I’ll be departing Sitepoint as a blogger at the end of this month. So in the week we have left together, let’s focus on the big picture and get back to basics.
The past blogs about mock ups raise a fundamental point: Nobody wants to hire a professional unless they are in pain, and even then, lots of people avoid professionals at all costs. Why? Because, as with a visit to the doctor, we hate being vulnerable, exposing ourselves, and dealing with an expert who can make us feel stupid. And — like it or not — the IT industry has a bad reputation (as that annoying computer guy on Saturday Night Live demonstrates).
This leads to a marketing challenge and opportunity. The challenge is that traditional marketing methods don’t work when selling professional services. It is simply too difficult to reach a busy, skeptical marketplace with sales pitches. As Seth Godin and other marketers have noted, if you want to get married, you don’t ask someone at a bar to marry you; you have to court them and earn their trust first. Well, the same is true in marketing your services.
This means that, to be successful in your Web Design/Development Business, you need to put the following pieces of the puzzle together:
1. View your business as a professional practice with clients, not as a series of projects that come and go.
2. Make marketing a top priority. A great marketer will beat a great developer who can’t market almost any day.
3. Make everything you do to grow your business about: establishing trust, demonstrating value, and being credible.
4. Build a strong strategic foundation. Do this by focusing on a profitable niche market and by crafting an irresistible marketing message. The latter comes with a solid understanding of your prospect’s world: their problems, the costs of those problems, and their aspirations.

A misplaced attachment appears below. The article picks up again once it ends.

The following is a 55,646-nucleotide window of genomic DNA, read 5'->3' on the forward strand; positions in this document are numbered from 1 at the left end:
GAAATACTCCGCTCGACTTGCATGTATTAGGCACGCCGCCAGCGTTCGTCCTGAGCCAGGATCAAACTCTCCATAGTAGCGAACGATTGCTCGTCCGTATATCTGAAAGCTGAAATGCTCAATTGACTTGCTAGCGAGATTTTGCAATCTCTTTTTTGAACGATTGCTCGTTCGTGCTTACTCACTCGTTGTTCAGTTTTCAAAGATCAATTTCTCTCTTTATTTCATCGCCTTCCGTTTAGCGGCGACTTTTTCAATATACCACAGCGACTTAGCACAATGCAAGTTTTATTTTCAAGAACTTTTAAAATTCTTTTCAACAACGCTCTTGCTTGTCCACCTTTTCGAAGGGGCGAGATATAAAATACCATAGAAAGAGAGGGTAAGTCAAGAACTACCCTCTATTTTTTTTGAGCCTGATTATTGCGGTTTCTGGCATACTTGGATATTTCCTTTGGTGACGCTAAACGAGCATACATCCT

5. Get visible using low-cost, high-impact ways to demonstrate your value and establish your credibility. Take an educational/value-driven approach to marketing, and focus on tactics like referral systems, writing, speaking, research, community service, and getting involved in organization where your target market hangs out. Become a visible leader, not just a mercenary looking for work.
6. Develop systems to follow up automatically and also personally with prospects. Start by gathering prospect information and then following up in non-spam, value-laden ways (free reports, articles, etc). It takes 4-5 positive interactions until a prospect typically feels comfortable hiring you, or even talking to you about hiring you.
7. Learn how to assess opportunities for fit, so you don’t waste your time chasing opportunities you will never win.
8. Learn to to win opportunities that do fit, so that you win more opportunities that you do pursue.
9. Deliver and delight by managing expectations, focusing on BUSINESS results (not just the tasks you’ve contracted to do), managing the relationship, and having a can-do attitude throughout.
10. Build long-term client relationships.
11. Grow your firm by putting systems in place to leverage your time and money, and create equity value (a la the E-Myth series of books).
That’s it folks. Post any questions about the above puzzle pieces, and I’ll do my best to address them in next week. But please take some time to review the last 10-11 months of blog posts first, so we don’t reinvent the wheel here.